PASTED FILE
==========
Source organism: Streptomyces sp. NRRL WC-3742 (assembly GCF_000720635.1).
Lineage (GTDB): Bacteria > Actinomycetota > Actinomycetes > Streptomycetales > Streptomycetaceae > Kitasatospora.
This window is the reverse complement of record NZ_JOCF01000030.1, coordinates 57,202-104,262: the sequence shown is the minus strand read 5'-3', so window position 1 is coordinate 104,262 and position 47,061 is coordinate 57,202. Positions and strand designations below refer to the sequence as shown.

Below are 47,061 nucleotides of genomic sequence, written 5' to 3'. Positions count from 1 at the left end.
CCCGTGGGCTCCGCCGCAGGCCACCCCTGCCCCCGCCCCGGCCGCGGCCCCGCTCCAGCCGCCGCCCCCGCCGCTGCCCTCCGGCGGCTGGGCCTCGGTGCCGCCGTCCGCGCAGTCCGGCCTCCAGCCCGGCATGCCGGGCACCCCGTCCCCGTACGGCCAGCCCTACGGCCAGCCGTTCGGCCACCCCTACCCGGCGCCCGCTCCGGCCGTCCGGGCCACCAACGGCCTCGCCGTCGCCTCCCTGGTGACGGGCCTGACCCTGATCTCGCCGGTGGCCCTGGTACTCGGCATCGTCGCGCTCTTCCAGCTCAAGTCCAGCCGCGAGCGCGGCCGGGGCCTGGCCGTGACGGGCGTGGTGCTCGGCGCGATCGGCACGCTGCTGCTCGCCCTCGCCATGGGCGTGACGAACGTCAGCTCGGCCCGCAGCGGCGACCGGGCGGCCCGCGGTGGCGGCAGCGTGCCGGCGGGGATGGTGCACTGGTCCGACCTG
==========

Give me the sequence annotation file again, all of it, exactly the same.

Source organism: Streptomyces sp. NRRL WC-3742 (assembly GCF_000720635.1).
Lineage (GTDB): Bacteria > Actinomycetota > Actinomycetes > Streptomycetales > Streptomycetaceae > Kitasatospora.
This window is the reverse complement of record NZ_JOCF01000030.1, coordinates 57,202-104,262: the sequence shown is the minus strand read 5'-3', so window position 1 is coordinate 104,262 and position 47,061 is coordinate 57,202. Positions and strand designations below refer to the sequence as shown.

Below are 47,061 nucleotides of genomic sequence, written 5' to 3'. Positions count from 1 at the left end.
CCCGTGGGCTCCGCCGCAGGCCACCCCTGCCCCCGCCCCGGCCGCGGCCCCGCTCCAGCCGCCGCCCCCGCCGCTGCCCTCCGGCGGCTGGGCCTCGGTGCCGCCGTCCGCGCAGTCCGGCCTCCAGCCCGGCATGCCGGGCACCCCGTCCCCGTACGGCCAGCCCTACGGCCAGCCGTTCGGCCACCCCTACCCGGCGCCCGCTCCGGCCGTCCGGGCCACCAACGGCCTCGCCGTCGCCTCCCTGGTGACGGGCCTGACCCTGATCTCGCCGGTGGCCCTGGTACTCGGCATCGTCGCGCTCTTCCAGCTCAAGTCCAGCCGCGAGCGCGGCCGGGGCCTGGCCGTGACGGGCGTGGTGCTCGGCGCGATCGGCACGCTGCTGCTCGCCCTCGCCATGGGCGTGACGAACGTCAGCTCGGCCCGCAGCGGCGACCGGGCGGCCCGCGGTGGCGGCAGCGTGCCGGCGGGGATGGTGCACTGGTCCGACCTG